So while I didn't mind the objectionable nature of how they treated women ( I'm never opposed to a little skin) the continuity flaws annoyed me which contributed to the characterizations that was so off like Mystique's for example.


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Old 12-27-2012, 04:21 PM   #97
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Eh, it's not even like he said this to a major news outlet. He just posted his thoughts on his own forum. I don't see anything wrong with what he said. It reflects the same opinion as a lot of other people, just like "TDKR is too serious, Avengers was a blast!" would reflect a large number of opinions too. It's all a matter of taste.

They're both popcorn movies in my book, just handled in polar opposite ways.

And I mean really, he could be just as bitter towards WB/DC for not taking his proposed Superman trilogy.
The WB has all it's DC rights in one basket plus they're dying for a success just like FOX is. Which is no real threat to him.

Now if Marvel/Disney gets back all of their rights then he'll be out of a job. Thus the conflict of interest.

Plus I've seen his Twitter account where he speaks about his creations (Wanted, Kickass, Kickass 2) daily. And not once has he referred to any of them as merely "fun popcorn flicks".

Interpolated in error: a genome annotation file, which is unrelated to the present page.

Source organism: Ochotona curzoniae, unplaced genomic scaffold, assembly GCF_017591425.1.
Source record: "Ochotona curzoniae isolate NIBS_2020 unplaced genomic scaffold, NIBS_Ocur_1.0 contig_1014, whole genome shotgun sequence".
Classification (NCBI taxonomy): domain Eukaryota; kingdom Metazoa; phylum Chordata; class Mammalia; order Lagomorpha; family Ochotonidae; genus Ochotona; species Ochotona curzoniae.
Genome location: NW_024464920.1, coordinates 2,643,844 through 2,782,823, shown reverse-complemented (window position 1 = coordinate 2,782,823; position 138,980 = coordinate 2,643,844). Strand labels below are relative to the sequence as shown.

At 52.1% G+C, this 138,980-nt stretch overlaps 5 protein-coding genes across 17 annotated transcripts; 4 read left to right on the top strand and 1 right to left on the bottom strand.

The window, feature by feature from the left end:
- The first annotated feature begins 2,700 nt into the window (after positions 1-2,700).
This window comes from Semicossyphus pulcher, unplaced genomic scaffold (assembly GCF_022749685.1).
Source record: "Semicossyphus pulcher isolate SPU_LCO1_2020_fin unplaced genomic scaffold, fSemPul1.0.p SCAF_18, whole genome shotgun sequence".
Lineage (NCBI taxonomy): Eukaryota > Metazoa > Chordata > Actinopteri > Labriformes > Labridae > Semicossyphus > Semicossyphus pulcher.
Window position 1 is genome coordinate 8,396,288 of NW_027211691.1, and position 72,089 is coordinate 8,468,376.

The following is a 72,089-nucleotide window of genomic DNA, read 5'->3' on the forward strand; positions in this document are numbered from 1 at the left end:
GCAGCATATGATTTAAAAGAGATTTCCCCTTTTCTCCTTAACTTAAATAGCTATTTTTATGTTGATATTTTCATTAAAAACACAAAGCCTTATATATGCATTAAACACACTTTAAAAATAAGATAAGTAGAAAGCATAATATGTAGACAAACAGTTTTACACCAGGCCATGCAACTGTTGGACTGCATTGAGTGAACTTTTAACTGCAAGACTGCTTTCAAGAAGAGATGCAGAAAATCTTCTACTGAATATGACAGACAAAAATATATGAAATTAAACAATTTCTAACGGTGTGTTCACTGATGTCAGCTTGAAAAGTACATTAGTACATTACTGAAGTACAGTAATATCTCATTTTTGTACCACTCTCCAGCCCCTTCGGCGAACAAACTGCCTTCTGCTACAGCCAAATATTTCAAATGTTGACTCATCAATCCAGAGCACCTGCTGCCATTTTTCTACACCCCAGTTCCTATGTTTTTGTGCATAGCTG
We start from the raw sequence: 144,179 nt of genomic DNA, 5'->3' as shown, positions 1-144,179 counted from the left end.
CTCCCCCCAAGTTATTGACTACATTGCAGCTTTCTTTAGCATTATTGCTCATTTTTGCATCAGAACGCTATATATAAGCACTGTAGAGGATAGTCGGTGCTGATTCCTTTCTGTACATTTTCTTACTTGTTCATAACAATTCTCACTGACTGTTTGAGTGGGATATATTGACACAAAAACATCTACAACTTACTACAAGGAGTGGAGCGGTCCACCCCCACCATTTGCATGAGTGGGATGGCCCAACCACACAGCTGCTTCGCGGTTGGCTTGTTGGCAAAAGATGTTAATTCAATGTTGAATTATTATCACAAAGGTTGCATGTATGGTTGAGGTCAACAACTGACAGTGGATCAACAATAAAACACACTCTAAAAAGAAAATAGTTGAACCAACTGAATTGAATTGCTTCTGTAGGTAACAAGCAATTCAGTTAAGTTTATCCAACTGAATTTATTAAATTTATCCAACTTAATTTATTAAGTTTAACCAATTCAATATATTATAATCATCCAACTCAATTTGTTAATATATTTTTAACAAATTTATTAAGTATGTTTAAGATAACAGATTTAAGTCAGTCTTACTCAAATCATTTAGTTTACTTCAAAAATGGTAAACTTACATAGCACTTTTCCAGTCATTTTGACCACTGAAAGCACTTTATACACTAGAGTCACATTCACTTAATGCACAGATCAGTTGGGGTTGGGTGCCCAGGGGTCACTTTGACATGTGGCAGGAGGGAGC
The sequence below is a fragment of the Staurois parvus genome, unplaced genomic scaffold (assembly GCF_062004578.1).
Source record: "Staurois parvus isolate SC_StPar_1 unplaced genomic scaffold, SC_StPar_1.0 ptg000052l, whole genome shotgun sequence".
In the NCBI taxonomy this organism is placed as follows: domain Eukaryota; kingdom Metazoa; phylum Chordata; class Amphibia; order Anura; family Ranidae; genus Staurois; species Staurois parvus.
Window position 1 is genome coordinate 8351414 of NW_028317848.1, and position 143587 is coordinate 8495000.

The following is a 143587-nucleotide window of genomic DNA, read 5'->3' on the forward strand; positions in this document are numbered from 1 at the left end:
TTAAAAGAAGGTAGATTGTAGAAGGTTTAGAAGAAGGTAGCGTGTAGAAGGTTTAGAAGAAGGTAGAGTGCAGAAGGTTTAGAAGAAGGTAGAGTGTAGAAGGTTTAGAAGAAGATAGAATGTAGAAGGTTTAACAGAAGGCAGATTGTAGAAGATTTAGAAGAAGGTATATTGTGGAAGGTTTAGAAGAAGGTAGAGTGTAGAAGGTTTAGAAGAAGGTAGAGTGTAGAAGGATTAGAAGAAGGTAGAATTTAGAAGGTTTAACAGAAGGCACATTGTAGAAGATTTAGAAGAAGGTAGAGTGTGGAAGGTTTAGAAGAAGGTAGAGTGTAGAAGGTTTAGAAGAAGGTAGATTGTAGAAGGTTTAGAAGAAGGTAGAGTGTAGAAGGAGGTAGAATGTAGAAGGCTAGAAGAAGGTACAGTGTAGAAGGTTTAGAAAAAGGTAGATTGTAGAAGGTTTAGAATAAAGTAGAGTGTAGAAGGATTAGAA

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Old 12-27-2012, 07:55 PM   #98
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Default Re: Mark Millar now snubbing Marvel Disney...?

Kick-Ass 2 was one of the worst thing I've ever had the misfortune of reading. Millar is the most overrated person in comics, I think.

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Old 01-10-2013, 12:11 AM   #99
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Default Re: Mark Millar now snubbing Marvel Disney...?

Quote:
Originally Posted by C. Lee View Post
I watched The Avengers for the 10th time today. I've seen TDKR once. Pass the popcorn.
*high fives, passes popcorn*

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Old 01-10-2013, 12:25 AM   #100
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Originally Posted by YoungPrime View Post

Now if Marvel/Disney gets back all of their rights
....